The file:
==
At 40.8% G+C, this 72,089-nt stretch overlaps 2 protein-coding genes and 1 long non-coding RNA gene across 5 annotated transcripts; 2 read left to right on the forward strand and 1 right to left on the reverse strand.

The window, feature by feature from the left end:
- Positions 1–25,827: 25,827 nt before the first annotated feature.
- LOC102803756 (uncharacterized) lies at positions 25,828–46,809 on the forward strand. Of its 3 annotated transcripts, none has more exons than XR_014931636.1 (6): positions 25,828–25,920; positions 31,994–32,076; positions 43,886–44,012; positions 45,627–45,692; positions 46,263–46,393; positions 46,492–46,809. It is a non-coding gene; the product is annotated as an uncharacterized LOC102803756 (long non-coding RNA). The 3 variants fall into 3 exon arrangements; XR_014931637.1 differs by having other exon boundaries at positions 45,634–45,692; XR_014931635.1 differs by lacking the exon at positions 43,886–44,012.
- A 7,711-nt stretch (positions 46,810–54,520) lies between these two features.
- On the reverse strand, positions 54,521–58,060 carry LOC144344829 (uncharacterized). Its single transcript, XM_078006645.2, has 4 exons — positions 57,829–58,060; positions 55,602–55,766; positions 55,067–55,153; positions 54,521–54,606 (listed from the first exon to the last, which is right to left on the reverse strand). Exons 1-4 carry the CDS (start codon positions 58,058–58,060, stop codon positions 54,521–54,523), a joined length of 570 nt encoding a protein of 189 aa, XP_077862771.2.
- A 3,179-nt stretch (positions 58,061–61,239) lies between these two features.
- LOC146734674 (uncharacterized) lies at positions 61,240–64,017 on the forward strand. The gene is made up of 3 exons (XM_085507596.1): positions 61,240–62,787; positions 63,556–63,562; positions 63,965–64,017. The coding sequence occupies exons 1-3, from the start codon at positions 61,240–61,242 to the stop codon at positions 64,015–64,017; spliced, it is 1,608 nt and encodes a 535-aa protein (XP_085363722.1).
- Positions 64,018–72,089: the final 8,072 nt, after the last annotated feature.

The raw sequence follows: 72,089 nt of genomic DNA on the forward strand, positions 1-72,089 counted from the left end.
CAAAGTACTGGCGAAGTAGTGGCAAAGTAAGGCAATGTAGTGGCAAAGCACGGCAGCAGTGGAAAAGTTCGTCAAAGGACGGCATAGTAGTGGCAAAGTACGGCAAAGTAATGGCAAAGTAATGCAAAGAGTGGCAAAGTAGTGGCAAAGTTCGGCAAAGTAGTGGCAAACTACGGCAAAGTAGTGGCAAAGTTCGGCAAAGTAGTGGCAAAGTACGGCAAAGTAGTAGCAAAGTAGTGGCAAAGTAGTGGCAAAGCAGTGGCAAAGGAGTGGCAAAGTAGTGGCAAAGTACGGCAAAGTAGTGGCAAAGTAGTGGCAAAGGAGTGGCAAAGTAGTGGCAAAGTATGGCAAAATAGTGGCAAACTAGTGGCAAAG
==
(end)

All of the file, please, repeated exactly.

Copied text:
At 40.8% G+C, this 72,089-nt stretch overlaps 2 protein-coding genes and 1 long non-coding RNA gene across 5 annotated transcripts; 2 read left to right on the forward strand and 1 right to left on the reverse strand.

The window, feature by feature from the left end:
- Positions 1–25,827: 25,827 nt before the first annotated feature.
- LOC102803756 (uncharacterized) lies at positions 25,828–46,809 on the forward strand. Of its 3 annotated transcripts, none has more exons than XR_014931636.1 (6): positions 25,828–25,920; positions 31,994–32,076; positions 43,886–44,012; positions 45,627–45,692; positions 46,263–46,393; positions 46,492–46,809. It is a non-coding gene; the product is annotated as an uncharacterized LOC102803756 (long non-coding RNA). The 3 variants fall into 3 exon arrangements; XR_014931637.1 differs by having other exon boundaries at positions 45,634–45,692; XR_014931635.1 differs by lacking the exon at positions 43,886–44,012.
- A 7,711-nt stretch (positions 46,810–54,520) lies between these two features.
- On the reverse strand, positions 54,521–58,060 carry LOC144344829 (uncharacterized). Its single transcript, XM_078006645.2, has 4 exons — positions 57,829–58,060; positions 55,602–55,766; positions 55,067–55,153; positions 54,521–54,606 (listed from the first exon to the last, which is right to left on the reverse strand). Exons 1-4 carry the CDS (start codon positions 58,058–58,060, stop codon positions 54,521–54,523), a joined length of 570 nt encoding a protein of 189 aa, XP_077862771.2.
- A 3,179-nt stretch (positions 58,061–61,239) lies between these two features.
- LOC146734674 (uncharacterized) lies at positions 61,240–64,017 on the forward strand. The gene is made up of 3 exons (XM_085507596.1): positions 61,240–62,787; positions 63,556–63,562; positions 63,965–64,017. The coding sequence occupies exons 1-3, from the start codon at positions 61,240–61,242 to the stop codon at positions 64,015–64,017; spliced, it is 1,608 nt and encodes a 535-aa protein (XP_085363722.1).
- Positions 64,018–72,089: the final 8,072 nt, after the last annotated feature.

The raw sequence follows: 72,089 nt of genomic DNA on the forward strand, positions 1-72,089 counted from the left end.
CAAAGTACTGGCGAAGTAGTGGCAAAGTAAGGCAATGTAGTGGCAAAGCACGGCAGCAGTGGAAAAGTTCGTCAAAGGACGGCATAGTAGTGGCAAAGTACGGCAAAGTAATGGCAAAGTAATGCAAAGAGTGGCAAAGTAGTGGCAAAGTTCGGCAAAGTAGTGGCAAACTACGGCAAAGTAGTGGCAAAGTTCGGCAAAGTAGTGGCAAAGTACGGCAAAGTAGTAGCAAAGTAGTGGCAAAGTAGTGGCAAAGCAGTGGCAAAGGAGTGGCAAAGTAGTGGCAAAGTACGGCAAAGTAGTGGCAAAGTAGTGGCAAAGGAGTGGCAAAGTAGTGGCAAAGTATGGCAAAATAGTGGCAAACTAGTGGCAAAG